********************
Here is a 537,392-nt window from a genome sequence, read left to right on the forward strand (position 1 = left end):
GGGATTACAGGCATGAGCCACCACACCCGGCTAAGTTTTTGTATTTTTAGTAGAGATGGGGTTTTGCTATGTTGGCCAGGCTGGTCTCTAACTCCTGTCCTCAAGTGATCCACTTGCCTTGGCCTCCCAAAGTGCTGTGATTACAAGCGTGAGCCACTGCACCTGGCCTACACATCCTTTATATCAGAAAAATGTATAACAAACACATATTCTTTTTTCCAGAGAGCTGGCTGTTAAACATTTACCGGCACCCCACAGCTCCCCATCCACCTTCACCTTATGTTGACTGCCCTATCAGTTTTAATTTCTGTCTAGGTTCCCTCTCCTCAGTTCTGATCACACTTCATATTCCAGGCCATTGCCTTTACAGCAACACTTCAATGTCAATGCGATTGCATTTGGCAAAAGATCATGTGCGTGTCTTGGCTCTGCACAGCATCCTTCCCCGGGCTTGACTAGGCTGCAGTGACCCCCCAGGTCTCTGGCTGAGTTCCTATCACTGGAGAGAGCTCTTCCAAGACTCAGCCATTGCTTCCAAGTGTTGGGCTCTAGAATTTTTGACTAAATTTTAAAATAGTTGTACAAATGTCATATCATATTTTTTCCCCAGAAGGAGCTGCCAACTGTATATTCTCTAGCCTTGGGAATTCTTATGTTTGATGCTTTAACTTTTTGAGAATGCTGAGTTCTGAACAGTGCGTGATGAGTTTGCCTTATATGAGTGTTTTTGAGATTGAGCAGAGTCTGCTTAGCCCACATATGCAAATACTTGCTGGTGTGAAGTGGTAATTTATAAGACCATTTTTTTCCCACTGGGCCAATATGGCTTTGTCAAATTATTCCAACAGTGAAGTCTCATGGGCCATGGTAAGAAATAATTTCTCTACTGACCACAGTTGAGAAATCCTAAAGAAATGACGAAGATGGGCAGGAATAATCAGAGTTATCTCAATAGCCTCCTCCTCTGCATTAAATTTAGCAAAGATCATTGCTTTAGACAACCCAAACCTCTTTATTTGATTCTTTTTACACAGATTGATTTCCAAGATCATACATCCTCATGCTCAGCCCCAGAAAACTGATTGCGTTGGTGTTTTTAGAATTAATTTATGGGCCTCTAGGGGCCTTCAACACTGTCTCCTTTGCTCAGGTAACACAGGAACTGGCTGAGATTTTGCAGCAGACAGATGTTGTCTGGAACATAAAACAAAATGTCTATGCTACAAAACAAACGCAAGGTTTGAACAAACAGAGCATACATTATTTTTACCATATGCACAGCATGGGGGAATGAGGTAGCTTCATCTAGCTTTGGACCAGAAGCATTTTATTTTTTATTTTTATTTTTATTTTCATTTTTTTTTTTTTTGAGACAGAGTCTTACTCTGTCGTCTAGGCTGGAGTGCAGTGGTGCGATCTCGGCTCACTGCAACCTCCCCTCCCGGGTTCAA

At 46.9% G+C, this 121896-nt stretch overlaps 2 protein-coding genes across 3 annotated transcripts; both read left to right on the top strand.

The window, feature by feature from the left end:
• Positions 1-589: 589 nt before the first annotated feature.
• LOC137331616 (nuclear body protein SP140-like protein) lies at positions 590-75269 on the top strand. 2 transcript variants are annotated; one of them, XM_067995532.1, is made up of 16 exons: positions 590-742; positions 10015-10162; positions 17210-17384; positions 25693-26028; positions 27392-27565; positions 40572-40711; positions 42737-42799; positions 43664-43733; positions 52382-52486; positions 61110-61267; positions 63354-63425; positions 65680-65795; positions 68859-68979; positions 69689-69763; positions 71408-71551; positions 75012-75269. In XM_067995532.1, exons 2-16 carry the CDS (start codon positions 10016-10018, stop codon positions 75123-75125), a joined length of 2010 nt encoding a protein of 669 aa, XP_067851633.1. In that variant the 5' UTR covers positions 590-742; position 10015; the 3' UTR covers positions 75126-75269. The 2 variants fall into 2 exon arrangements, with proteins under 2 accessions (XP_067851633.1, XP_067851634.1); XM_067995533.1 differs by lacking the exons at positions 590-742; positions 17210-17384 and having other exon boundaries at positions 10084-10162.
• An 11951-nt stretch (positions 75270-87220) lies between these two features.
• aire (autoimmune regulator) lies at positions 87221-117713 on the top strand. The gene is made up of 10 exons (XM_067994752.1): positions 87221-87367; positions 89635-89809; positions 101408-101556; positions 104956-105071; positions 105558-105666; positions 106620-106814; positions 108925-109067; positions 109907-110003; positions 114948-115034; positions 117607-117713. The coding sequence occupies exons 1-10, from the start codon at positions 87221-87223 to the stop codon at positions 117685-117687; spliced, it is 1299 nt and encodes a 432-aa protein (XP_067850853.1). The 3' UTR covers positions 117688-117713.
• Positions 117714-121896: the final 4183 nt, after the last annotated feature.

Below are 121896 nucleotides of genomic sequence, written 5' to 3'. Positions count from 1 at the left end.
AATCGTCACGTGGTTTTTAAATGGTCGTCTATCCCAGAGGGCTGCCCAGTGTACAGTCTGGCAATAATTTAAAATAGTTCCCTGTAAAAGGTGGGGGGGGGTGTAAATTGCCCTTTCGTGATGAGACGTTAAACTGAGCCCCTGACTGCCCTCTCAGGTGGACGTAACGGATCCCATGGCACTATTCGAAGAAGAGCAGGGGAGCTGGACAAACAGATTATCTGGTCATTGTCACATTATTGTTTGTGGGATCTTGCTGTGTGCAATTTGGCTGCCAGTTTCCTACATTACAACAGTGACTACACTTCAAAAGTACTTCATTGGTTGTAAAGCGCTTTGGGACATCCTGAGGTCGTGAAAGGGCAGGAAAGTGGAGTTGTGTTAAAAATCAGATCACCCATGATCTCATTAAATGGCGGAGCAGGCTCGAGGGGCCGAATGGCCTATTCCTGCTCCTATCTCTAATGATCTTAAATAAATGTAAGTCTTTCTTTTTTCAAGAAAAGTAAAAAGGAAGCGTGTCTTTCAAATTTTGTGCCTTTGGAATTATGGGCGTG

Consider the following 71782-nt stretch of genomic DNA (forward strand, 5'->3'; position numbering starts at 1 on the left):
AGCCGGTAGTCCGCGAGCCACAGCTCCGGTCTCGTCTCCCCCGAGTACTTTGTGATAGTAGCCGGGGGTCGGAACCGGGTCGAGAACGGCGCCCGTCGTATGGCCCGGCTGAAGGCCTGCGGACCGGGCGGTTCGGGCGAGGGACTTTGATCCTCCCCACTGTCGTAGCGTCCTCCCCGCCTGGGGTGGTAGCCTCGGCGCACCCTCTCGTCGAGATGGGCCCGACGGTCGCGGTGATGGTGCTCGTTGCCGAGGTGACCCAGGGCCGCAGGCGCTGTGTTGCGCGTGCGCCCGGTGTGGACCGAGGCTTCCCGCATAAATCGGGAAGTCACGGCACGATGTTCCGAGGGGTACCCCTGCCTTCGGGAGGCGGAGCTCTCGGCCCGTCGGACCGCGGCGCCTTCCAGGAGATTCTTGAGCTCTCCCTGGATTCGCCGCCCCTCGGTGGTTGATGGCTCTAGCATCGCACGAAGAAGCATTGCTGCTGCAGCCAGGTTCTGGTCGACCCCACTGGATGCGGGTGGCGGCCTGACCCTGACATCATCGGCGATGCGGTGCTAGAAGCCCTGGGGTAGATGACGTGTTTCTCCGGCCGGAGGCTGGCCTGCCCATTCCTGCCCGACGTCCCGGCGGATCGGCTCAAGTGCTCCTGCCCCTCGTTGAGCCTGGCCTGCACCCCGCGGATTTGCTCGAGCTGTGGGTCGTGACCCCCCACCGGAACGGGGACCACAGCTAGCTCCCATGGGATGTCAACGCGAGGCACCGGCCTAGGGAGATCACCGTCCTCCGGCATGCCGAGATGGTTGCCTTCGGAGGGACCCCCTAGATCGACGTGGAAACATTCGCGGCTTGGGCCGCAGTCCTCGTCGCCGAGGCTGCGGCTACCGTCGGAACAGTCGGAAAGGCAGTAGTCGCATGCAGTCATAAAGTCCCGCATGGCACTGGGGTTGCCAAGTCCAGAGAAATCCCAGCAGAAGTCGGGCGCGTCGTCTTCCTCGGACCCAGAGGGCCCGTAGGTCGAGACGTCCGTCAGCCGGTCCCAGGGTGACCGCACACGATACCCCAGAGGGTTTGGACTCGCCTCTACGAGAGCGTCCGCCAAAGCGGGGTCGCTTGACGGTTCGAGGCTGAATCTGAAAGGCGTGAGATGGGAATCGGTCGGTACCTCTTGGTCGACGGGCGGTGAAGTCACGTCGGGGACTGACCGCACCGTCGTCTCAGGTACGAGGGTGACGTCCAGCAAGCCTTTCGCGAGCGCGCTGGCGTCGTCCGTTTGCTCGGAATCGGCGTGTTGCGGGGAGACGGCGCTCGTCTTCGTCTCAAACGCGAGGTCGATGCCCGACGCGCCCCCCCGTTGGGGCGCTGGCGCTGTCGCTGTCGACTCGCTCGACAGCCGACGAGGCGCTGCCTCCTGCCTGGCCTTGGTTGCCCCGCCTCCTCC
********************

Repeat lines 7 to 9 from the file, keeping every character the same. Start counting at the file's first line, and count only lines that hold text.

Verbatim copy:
• An 11951-nt stretch (positions 75270-87220) lies between these two features.
• aire (autoimmune regulator) lies at positions 87221-117713 on the top strand. The gene is made up of 10 exons (XM_067994752.1): positions 87221-87367; positions 89635-89809; positions 101408-101556; positions 104956-105071; positions 105558-105666; positions 106620-106814; positions 108925-109067; positions 109907-110003; positions 114948-115034; positions 117607-117713. The coding sequence occupies exons 1-10, from the start codon at positions 87221-87223 to the stop codon at positions 117685-117687; spliced, it is 1299 nt and encodes a 432-aa protein (XP_067850853.1). The 3' UTR covers positions 117688-117713.
• Positions 117714-121896: the final 4183 nt, after the last annotated feature.